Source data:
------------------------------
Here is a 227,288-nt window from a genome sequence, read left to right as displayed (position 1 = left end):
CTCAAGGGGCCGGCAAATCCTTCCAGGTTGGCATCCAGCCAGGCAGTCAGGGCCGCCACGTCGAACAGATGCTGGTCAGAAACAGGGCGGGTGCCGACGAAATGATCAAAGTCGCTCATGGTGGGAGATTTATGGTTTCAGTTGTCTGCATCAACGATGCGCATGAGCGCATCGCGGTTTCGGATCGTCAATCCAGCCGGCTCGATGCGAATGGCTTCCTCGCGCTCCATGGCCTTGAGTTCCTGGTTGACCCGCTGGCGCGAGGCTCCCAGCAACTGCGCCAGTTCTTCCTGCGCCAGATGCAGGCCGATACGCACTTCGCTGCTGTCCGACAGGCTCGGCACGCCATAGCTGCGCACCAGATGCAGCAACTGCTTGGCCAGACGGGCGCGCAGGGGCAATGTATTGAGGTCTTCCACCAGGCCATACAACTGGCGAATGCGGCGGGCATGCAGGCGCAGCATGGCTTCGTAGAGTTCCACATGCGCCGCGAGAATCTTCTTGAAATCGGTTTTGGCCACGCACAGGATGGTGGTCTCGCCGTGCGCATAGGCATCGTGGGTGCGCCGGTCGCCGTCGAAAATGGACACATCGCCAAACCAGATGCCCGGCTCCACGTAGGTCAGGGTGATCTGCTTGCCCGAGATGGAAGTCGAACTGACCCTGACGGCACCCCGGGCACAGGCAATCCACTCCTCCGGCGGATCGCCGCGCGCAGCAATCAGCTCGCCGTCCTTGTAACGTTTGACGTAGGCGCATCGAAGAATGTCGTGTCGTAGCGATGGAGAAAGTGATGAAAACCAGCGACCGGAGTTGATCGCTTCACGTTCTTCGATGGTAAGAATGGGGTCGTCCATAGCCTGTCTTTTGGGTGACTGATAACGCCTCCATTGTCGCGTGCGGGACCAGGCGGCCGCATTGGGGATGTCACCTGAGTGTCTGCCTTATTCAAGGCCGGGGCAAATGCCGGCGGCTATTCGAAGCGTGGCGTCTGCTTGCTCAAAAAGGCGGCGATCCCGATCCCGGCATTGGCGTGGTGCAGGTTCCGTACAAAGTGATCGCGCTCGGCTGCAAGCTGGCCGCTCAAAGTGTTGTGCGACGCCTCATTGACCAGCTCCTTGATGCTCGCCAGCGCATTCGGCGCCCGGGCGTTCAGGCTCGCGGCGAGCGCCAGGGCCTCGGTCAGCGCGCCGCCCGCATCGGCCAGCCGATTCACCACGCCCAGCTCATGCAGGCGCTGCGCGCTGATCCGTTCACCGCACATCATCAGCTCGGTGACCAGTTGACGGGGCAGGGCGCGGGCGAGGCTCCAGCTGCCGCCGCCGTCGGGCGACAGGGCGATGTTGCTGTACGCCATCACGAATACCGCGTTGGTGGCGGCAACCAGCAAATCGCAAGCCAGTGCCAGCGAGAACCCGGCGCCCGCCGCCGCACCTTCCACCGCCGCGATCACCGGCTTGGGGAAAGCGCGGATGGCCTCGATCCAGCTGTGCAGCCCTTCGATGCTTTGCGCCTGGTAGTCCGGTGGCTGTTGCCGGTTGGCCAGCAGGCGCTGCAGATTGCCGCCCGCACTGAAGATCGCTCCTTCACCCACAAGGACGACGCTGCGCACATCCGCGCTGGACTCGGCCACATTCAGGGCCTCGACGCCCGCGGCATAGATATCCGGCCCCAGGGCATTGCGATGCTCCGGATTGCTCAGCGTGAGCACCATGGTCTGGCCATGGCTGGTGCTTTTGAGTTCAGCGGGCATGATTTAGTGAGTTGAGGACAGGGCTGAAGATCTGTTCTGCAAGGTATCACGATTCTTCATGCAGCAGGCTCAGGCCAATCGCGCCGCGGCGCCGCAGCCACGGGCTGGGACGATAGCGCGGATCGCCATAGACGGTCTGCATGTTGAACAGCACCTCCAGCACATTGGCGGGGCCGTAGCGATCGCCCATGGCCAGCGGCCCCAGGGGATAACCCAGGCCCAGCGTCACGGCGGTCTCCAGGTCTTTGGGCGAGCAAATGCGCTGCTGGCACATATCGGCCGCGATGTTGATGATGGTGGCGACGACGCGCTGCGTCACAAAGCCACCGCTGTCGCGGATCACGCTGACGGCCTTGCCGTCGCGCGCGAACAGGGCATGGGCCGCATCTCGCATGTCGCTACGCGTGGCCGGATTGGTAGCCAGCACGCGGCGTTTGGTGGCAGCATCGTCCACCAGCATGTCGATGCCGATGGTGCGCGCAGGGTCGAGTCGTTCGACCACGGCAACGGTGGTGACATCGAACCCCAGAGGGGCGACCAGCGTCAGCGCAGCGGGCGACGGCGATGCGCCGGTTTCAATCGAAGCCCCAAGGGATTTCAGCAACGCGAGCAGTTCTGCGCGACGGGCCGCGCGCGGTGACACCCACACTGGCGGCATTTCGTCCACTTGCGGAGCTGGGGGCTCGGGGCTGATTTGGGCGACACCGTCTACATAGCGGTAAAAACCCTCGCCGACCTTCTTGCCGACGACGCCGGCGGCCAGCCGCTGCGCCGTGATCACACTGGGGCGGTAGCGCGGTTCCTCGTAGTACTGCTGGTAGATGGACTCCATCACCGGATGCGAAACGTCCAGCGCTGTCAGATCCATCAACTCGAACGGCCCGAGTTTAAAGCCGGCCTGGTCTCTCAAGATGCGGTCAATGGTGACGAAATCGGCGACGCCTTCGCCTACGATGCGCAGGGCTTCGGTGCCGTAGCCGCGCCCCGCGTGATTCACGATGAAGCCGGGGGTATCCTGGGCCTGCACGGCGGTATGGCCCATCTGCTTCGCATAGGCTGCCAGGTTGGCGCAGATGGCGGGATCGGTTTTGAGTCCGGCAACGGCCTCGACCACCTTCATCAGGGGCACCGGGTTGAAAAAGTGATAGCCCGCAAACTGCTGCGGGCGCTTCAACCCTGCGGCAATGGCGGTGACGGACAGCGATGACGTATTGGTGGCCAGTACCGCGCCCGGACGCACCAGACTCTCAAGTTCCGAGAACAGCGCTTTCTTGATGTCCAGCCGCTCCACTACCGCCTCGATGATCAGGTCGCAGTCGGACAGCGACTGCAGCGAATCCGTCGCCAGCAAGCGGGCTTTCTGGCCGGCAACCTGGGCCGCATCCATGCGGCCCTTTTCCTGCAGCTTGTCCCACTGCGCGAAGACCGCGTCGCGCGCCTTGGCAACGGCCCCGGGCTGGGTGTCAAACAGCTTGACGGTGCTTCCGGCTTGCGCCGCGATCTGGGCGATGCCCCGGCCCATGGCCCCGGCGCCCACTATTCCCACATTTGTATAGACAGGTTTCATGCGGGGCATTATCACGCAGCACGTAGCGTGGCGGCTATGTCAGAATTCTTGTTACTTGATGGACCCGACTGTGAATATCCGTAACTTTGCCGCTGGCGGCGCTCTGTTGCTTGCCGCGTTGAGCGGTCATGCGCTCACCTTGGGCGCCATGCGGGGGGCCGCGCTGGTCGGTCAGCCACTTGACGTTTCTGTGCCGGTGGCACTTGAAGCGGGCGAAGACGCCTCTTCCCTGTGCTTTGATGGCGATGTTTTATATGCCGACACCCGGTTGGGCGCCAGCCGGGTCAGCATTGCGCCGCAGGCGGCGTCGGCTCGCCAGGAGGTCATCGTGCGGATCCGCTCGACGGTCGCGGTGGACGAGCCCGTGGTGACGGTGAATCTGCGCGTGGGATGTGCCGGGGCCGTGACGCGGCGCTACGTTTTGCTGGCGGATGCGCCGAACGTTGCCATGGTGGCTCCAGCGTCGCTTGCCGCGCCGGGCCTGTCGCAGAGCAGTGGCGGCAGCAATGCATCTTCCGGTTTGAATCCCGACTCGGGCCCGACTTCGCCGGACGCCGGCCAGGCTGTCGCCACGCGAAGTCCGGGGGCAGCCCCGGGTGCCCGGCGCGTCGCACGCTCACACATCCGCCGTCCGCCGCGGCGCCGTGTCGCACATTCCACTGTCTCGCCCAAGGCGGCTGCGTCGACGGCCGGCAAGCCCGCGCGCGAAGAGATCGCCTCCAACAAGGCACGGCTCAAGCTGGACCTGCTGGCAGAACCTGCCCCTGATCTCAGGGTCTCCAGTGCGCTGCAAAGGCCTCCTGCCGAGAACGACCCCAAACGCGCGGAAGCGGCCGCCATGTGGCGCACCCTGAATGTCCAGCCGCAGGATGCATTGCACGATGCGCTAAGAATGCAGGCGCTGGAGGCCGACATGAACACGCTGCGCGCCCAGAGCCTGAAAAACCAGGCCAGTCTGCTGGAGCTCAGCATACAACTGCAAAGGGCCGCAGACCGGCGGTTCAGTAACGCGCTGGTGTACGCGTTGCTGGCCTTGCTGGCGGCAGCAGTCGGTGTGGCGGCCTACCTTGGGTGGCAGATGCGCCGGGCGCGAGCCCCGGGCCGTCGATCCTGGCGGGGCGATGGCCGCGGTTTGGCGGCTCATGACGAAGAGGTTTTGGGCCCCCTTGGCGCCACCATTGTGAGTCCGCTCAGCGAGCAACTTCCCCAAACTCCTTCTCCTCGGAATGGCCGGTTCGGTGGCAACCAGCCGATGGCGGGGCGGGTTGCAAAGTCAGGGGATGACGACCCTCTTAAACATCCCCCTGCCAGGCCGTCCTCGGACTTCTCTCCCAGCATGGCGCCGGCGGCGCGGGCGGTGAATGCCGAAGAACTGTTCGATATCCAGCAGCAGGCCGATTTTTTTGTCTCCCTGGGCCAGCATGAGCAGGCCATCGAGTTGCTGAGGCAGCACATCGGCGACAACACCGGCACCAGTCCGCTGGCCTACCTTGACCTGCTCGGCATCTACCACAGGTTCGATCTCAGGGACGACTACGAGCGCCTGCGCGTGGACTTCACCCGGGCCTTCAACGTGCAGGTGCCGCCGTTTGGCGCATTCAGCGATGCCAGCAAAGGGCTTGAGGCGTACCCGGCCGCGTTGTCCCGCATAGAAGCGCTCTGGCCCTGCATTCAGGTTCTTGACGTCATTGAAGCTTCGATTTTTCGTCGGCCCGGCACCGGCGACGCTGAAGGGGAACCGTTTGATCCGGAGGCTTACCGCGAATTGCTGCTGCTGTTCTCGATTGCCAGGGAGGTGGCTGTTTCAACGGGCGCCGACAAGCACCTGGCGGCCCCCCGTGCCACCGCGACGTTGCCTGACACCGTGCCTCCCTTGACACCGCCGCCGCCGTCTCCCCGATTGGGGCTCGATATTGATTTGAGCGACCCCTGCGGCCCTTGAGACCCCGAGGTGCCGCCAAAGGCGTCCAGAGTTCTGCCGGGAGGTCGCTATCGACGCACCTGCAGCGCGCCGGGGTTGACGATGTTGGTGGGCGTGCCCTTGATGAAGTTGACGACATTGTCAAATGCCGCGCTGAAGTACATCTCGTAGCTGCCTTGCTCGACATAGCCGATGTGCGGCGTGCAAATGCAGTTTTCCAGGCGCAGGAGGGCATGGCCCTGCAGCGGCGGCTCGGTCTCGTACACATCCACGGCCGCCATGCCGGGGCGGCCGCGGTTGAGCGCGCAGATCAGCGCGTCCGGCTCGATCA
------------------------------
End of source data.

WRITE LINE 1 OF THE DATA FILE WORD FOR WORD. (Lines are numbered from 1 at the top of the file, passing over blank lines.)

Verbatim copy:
Here is a 227,288-nt window from a genome sequence, read left to right as displayed (position 1 = left end):